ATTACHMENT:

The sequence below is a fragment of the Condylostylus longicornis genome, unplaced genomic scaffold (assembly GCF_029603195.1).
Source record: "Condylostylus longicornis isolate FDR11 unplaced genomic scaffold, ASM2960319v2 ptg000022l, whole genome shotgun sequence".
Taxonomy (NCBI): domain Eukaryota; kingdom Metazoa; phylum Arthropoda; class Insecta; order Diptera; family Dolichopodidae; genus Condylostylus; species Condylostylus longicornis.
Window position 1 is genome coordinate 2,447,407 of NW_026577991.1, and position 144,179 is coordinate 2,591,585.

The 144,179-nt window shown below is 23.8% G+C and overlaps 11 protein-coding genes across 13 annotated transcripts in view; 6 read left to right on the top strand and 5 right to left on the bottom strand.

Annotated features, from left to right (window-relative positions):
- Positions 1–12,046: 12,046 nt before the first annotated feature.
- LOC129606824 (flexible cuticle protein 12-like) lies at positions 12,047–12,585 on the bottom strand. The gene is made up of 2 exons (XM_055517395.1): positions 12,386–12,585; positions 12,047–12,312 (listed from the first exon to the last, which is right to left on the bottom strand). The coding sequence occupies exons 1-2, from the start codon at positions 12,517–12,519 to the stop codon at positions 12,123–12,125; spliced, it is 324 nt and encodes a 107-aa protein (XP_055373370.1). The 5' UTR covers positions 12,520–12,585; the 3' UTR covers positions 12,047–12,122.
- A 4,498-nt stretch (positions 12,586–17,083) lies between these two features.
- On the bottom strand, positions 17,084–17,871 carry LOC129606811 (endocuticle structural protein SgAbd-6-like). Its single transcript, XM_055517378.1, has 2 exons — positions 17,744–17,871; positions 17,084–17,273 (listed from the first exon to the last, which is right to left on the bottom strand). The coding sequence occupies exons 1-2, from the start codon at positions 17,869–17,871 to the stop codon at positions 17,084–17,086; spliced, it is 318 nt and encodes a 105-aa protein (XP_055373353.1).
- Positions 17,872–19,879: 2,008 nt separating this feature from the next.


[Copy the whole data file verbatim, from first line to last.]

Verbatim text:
The sequence below is a fragment of the Condylostylus longicornis genome, unplaced genomic scaffold (assembly GCF_029603195.1).
Source record: "Condylostylus longicornis isolate FDR11 unplaced genomic scaffold, ASM2960319v2 ptg000022l, whole genome shotgun sequence".
Taxonomy (NCBI): domain Eukaryota; kingdom Metazoa; phylum Arthropoda; class Insecta; order Diptera; family Dolichopodidae; genus Condylostylus; species Condylostylus longicornis.
Window position 1 is genome coordinate 2,447,407 of NW_026577991.1, and position 144,179 is coordinate 2,591,585.

The 144,179-nt window shown below is 23.8% G+C and overlaps 11 protein-coding genes across 13 annotated transcripts in view; 6 read left to right on the top strand and 5 right to left on the bottom strand.

Annotated features, from left to right (window-relative positions):
- Positions 1–12,046: 12,046 nt before the first annotated feature.
- LOC129606824 (flexible cuticle protein 12-like) lies at positions 12,047–12,585 on the bottom strand. The gene is made up of 2 exons (XM_055517395.1): positions 12,386–12,585; positions 12,047–12,312 (listed from the first exon to the last, which is right to left on the bottom strand). The coding sequence occupies exons 1-2, from the start codon at positions 12,517–12,519 to the stop codon at positions 12,123–12,125; spliced, it is 324 nt and encodes a 107-aa protein (XP_055373370.1). The 5' UTR covers positions 12,520–12,585; the 3' UTR covers positions 12,047–12,122.
- A 4,498-nt stretch (positions 12,586–17,083) lies between these two features.
- On the bottom strand, positions 17,084–17,871 carry LOC129606811 (endocuticle structural protein SgAbd-6-like). Its single transcript, XM_055517378.1, has 2 exons — positions 17,744–17,871; positions 17,084–17,273 (listed from the first exon to the last, which is right to left on the bottom strand). The coding sequence occupies exons 1-2, from the start codon at positions 17,869–17,871 to the stop codon at positions 17,084–17,086; spliced, it is 318 nt and encodes a 105-aa protein (XP_055373353.1).
- Positions 17,872–19,879: 2,008 nt separating this feature from the next.